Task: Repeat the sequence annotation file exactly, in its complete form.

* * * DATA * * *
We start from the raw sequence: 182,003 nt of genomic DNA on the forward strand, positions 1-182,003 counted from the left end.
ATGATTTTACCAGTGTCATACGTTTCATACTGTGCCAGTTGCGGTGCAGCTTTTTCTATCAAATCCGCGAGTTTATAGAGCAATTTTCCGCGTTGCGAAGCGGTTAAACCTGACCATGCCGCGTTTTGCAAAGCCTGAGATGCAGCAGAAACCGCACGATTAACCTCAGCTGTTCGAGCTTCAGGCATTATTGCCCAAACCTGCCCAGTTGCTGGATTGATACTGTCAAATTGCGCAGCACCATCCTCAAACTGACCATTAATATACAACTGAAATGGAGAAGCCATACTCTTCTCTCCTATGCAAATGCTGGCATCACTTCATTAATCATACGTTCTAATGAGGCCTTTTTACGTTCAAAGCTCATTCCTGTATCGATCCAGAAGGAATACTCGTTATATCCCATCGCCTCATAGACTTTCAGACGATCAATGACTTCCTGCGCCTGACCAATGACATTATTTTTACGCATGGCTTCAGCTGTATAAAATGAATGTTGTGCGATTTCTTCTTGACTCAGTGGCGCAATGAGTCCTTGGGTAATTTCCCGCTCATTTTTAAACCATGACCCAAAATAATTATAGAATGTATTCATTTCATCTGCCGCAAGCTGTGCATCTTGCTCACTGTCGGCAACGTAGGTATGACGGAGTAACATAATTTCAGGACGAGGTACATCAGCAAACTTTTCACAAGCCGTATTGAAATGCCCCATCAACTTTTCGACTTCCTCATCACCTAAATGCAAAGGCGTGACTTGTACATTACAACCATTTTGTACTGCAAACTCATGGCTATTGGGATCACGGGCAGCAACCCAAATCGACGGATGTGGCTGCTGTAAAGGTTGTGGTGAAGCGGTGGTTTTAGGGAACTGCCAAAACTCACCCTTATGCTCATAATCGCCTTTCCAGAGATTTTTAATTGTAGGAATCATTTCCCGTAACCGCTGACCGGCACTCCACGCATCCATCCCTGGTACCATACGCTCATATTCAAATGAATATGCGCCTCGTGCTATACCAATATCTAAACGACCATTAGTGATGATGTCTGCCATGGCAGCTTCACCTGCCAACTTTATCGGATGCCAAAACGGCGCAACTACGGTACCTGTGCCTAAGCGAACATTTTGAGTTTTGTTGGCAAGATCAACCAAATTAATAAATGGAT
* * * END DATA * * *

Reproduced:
We start from the raw sequence: 182,003 nt of genomic DNA on the forward strand, positions 1-182,003 counted from the left end.
ATGATTTTACCAGTGTCATACGTTTCATACTGTGCCAGTTGCGGTGCAGCTTTTTCTATCAAATCCGCGAGTTTATAGAGCAATTTTCCGCGTTGCGAAGCGGTTAAACCTGACCATGCCGCGTTTTGCAAAGCCTGAGATGCAGCAGAAACCGCACGATTAACCTCAGCTGTTCGAGCTTCAGGCATTATTGCCCAAACCTGCCCAGTTGCTGGATTGATACTGTCAAATTGCGCAGCACCATCCTCAAACTGACCATTAATATACAACTGAAATGGAGAAGCCATACTCTTCTCTCCTATGCAAATGCTGGCATCACTTCATTAATCATACGTTCTAATGAGGCCTTTTTACGTTCAAAGCTCATTCCTGTATCGATCCAGAAGGAATACTCGTTATATCCCATCGCCTCATAGACTTTCAGACGATCAATGACTTCCTGCGCCTGACCAATGACATTATTTTTACGCATGGCTTCAGCTGTATAAAATGAATGTTGTGCGATTTCTTCTTGACTCAGTGGCGCAATGAGTCCTTGGGTAATTTCCCGCTCATTTTTAAACCATGACCCAAAATAATTATAGAATGTATTCATTTCATCTGCCGCAAGCTGTGCATCTTGCTCACTGTCGGCAACGTAGGTATGACGGAGTAACATAATTTCAGGACGAGGTACATCAGCAAACTTTTCACAAGCCGTATTGAAATGCCCCATCAACTTTTCGACTTCCTCATCACCTAAATGCAAAGGCGTGACTTGTACATTACAACCATTTTGTACTGCAAACTCATGGCTATTGGGATCACGGGCAGCAACCCAAATCGACGGATGTGGCTGCTGTAAAGGTTGTGGTGAAGCGGTGGTTTTAGGGAACTGCCAAAACTCACCCTTATGCTCATAATCGCCTTTCCAGAGATTTTTAATTGTAGGAATCATTTCCCGTAACCGCTGACCGGCACTCCACGCATCCATCCCTGGTACCATACGCTCATATTCAAATGAATATGCGCCTCGTGCTATACCAATATCTAAACGACCATTAGTGATGATGTCTGCCATGGCAGCTTCACCTGCCAACTTTATCGGATGCCAAAACGGCGCAACTACGGTACCTGTGCCTAAGCGAACATTTTGAGTTTTGTTGGCAAGATCAACCAAATTAATAAATGGAT